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At the molecular level, electrical current across cell membranes flows through three unique classes of integral membrane proteins (see Chapter 2): ion channels, electrogenic ion transporters, and electrogenic ion pumps.1

later it is said:

One class of electrogenic transporters includes the adenosine triphosphate (ATP)–dependent ion pumps.2

Is there any fundamental difference between "electrogenic" ion transporter and "electrogenic" ion pump, considering the fact that denosine triphosphate (ATP)–dependent ion pumps are also included in the former?


My attempt:

From this site ,Secondary active transporters are electrogenic, so if I consider those as electrogenic ion transporters , then also iam still confused why sodium potassium pump is in the category of ion transporter but not in ion pump.

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Pump and transporter are synonymous: they refer to proteins that, unlike channels, use a form of active transport to move ions or molecules against their concentration gradient, although "pump" is most often used in the context of primary pumps, that is, those that directly use ATP, whereas "transporter" is more often used to describe the whole category or secondary pumps that use existing gradients.

then also iam still confused why sodium potassium pump is in the category of ion transporter but not in ion pump

I have no idea where you are getting this statement from, clearly the sodium potassium pump is a pump.

Gadsby, D. C. (2009). Ion channels versus ion pumps: the principal difference, in principle. Nature reviews. Molecular cell biology, 10(5), 344.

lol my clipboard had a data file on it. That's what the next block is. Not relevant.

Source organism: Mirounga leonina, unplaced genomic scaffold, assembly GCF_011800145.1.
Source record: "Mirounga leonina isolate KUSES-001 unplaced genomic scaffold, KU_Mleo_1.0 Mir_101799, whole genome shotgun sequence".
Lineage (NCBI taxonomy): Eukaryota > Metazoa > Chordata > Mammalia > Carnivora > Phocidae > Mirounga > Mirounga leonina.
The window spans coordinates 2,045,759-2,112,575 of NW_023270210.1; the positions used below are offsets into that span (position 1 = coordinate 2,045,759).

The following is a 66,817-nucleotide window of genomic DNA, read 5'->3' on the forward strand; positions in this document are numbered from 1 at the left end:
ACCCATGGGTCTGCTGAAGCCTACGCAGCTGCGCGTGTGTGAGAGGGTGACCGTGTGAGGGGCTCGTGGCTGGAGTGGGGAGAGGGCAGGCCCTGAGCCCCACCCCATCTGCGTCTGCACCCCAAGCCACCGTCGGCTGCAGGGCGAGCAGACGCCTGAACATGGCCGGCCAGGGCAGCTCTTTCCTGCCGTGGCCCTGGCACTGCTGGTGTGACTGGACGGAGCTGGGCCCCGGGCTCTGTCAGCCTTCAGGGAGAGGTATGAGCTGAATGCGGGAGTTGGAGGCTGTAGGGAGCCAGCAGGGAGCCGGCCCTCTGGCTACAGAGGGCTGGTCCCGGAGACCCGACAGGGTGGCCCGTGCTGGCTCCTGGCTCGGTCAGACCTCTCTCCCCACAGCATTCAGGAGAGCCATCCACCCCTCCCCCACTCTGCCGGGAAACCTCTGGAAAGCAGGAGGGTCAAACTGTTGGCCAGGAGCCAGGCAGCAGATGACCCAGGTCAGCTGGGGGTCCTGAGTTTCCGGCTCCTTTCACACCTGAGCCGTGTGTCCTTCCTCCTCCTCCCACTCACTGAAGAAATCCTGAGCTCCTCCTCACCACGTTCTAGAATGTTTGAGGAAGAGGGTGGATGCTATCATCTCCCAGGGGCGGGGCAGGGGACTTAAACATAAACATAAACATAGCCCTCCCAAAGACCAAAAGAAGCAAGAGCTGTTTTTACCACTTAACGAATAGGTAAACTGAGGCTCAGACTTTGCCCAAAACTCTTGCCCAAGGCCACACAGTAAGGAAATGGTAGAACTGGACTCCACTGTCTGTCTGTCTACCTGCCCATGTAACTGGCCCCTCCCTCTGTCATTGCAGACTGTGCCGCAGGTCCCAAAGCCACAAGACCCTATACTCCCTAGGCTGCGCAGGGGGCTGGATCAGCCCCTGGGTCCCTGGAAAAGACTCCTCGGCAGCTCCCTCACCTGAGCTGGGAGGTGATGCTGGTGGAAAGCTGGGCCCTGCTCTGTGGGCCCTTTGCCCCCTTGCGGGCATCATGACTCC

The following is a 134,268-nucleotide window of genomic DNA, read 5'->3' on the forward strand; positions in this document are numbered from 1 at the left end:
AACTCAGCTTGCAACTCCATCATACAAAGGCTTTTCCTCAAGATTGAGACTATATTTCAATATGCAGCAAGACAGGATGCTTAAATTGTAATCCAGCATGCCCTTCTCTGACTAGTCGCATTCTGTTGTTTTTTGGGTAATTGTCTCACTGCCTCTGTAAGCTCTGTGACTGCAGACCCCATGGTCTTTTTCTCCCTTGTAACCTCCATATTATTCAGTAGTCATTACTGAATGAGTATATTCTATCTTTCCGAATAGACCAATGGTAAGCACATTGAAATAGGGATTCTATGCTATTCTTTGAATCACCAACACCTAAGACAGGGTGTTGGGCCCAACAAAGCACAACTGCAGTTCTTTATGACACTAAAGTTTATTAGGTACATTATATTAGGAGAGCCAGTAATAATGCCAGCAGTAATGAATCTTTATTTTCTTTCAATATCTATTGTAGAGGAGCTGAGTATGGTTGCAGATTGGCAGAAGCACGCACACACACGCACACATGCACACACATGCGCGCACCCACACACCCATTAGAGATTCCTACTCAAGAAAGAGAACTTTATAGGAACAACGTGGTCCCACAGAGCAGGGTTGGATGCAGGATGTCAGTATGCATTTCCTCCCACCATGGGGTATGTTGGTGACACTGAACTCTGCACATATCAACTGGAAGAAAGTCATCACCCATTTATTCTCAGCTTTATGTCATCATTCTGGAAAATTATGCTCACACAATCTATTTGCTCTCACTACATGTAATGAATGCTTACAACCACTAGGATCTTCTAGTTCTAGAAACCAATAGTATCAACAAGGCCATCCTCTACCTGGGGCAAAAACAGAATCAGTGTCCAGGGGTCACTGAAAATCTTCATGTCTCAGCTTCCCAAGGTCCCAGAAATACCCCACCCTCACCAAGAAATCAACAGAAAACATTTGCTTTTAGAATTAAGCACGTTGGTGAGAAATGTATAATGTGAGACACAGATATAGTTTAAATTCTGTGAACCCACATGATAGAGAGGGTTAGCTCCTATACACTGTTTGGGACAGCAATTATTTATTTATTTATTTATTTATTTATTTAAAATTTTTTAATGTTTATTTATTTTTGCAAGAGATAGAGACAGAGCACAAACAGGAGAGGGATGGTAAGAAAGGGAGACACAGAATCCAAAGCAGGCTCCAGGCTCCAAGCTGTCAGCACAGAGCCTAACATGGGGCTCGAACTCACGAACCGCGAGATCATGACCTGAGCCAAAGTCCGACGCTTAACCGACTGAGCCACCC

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  • $\begingroup$ It's from the second source, textbook by boron $\endgroup$ – JM97 Jul 24 '17 at 14:48
  • $\begingroup$ The author is differentiating them as two different entities as in 1st source. $\endgroup$ – JM97 Jul 24 '17 at 14:51
  • $\begingroup$ I don't think so, I think the author is acknowledging that there are proteins commonly known as pumps and those commonly known as transporters (partly by the primary/secondary tendencies of naming, which I mentioned), and intending to be fully comprehensive by listing both terms. It does not imply they are actually separate categories. The only other explanation is that the author is wrong. $\endgroup$ – Bryan Krause Jul 24 '17 at 14:53
  • $\begingroup$ For example, searching google for "humans, mammals, and" returns a paper titled like this: Influenza type A in humans, mammals and birds: determinants of virus virulence, host-range and interspecies transmission.: that author certainly isn't making the case that humans are not mammals. $\endgroup$ – Bryan Krause Jul 24 '17 at 14:56
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    $\begingroup$ I think that's just flowerly prose. Ignore it. They are the same. Textbooks are rarely perfect. $\endgroup$ – Bryan Krause Jul 24 '17 at 15:00

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